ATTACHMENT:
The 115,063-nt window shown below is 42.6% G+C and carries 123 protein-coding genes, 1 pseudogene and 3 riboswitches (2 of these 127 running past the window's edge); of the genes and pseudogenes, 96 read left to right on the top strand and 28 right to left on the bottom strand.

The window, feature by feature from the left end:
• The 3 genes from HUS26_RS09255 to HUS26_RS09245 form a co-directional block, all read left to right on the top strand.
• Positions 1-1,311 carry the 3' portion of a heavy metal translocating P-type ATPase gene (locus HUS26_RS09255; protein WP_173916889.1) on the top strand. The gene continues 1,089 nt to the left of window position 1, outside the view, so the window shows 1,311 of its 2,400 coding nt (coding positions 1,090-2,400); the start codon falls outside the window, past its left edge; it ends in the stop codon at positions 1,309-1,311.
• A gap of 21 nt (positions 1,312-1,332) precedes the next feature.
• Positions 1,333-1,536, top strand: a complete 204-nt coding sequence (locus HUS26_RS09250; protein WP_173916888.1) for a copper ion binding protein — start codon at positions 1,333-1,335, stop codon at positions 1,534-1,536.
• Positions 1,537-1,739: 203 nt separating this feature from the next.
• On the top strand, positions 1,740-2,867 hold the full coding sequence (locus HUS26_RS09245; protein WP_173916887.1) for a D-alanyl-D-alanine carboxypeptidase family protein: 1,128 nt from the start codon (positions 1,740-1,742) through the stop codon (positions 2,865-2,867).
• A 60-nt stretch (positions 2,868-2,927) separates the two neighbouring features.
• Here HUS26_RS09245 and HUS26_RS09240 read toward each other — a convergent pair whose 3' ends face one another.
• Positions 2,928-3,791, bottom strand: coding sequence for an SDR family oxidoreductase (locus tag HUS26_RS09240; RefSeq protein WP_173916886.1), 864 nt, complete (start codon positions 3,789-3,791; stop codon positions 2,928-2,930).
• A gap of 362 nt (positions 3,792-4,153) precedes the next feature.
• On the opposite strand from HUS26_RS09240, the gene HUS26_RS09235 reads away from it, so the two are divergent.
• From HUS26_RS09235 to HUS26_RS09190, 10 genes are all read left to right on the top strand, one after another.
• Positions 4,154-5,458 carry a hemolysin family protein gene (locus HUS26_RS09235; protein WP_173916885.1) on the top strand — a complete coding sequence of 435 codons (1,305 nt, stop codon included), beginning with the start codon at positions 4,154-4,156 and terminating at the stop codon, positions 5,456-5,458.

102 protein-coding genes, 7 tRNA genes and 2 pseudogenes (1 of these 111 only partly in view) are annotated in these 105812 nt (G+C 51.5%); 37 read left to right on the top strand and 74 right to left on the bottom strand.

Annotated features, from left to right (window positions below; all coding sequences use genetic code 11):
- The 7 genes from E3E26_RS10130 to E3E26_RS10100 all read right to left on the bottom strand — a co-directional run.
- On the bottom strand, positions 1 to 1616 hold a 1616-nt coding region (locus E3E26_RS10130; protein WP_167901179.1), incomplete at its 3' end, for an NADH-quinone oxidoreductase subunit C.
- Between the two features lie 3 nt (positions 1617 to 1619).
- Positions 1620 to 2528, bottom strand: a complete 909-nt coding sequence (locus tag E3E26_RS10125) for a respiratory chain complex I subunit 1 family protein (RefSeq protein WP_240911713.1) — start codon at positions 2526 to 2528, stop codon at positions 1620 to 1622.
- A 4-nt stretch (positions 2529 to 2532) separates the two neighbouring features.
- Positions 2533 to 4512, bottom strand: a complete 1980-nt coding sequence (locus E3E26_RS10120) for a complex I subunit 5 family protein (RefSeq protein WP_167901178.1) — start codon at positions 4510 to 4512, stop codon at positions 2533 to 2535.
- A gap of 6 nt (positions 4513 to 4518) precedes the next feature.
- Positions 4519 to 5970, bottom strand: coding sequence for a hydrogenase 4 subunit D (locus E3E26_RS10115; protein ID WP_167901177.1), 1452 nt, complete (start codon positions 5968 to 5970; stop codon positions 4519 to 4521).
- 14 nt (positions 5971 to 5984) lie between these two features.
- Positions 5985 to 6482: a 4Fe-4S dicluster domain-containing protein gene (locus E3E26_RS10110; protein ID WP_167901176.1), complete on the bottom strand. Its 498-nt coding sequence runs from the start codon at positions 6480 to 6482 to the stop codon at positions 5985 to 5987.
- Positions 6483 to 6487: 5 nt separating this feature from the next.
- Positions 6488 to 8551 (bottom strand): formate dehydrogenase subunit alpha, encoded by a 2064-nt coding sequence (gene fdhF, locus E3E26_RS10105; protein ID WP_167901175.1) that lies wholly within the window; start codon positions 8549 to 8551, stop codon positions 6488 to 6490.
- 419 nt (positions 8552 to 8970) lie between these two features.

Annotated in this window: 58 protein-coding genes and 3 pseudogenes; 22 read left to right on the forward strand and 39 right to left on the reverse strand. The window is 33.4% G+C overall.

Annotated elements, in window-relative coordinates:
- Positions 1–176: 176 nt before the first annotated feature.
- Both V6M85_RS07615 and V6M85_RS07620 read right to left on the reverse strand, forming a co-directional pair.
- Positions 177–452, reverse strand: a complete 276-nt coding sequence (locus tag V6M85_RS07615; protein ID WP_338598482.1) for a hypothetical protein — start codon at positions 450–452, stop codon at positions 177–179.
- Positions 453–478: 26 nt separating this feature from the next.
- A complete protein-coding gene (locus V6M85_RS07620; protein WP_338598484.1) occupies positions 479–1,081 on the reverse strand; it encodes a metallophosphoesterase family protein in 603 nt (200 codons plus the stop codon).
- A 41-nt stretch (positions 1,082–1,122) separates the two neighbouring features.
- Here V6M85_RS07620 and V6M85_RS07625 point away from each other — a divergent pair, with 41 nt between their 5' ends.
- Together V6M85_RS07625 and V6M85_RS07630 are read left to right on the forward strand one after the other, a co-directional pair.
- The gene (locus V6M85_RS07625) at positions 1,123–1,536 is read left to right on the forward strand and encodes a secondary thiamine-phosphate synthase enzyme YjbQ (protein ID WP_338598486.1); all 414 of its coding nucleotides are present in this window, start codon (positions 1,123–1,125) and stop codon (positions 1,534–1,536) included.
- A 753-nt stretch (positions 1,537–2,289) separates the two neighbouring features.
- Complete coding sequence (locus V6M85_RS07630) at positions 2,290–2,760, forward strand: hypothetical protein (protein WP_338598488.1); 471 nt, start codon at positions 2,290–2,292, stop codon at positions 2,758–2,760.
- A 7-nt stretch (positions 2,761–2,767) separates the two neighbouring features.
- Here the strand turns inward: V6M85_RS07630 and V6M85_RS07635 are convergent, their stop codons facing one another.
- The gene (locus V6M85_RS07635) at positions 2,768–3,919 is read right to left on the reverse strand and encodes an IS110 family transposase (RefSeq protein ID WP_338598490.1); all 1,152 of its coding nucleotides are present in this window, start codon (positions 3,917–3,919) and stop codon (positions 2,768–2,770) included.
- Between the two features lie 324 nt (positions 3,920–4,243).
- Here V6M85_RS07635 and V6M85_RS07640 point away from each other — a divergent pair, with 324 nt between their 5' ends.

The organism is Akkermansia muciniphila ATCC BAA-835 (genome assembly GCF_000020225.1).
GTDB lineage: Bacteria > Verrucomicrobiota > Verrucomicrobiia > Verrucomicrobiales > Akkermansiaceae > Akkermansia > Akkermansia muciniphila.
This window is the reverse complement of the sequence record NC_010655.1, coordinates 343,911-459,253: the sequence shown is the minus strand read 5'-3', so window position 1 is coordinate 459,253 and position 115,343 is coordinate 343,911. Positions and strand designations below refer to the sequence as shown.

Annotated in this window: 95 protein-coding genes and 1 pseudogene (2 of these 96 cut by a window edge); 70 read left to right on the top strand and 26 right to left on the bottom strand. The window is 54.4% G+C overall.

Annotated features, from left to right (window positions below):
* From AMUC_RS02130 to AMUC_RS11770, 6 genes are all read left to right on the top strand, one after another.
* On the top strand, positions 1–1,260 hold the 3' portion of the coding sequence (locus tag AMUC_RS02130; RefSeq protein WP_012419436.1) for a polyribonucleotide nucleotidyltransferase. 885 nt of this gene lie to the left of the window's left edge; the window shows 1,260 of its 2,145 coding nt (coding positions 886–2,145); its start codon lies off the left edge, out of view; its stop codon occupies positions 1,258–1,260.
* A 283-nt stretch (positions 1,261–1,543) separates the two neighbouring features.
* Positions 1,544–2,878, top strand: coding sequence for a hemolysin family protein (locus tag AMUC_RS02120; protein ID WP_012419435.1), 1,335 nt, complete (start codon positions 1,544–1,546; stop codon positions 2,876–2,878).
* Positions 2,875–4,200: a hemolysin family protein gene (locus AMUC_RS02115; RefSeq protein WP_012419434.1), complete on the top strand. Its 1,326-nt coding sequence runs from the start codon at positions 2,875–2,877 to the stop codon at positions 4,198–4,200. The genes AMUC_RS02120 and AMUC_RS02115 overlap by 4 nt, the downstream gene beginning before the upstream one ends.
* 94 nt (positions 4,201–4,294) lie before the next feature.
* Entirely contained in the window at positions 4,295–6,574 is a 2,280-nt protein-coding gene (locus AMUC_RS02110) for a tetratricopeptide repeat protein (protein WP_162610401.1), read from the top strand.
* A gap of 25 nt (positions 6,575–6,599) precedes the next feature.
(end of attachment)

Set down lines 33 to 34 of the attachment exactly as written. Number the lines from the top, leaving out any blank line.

- Positions 1–176: 176 nt before the first annotated feature.
- Both V6M85_RS07615 and V6M85_RS07620 read right to left on the reverse strand, forming a co-directional pair.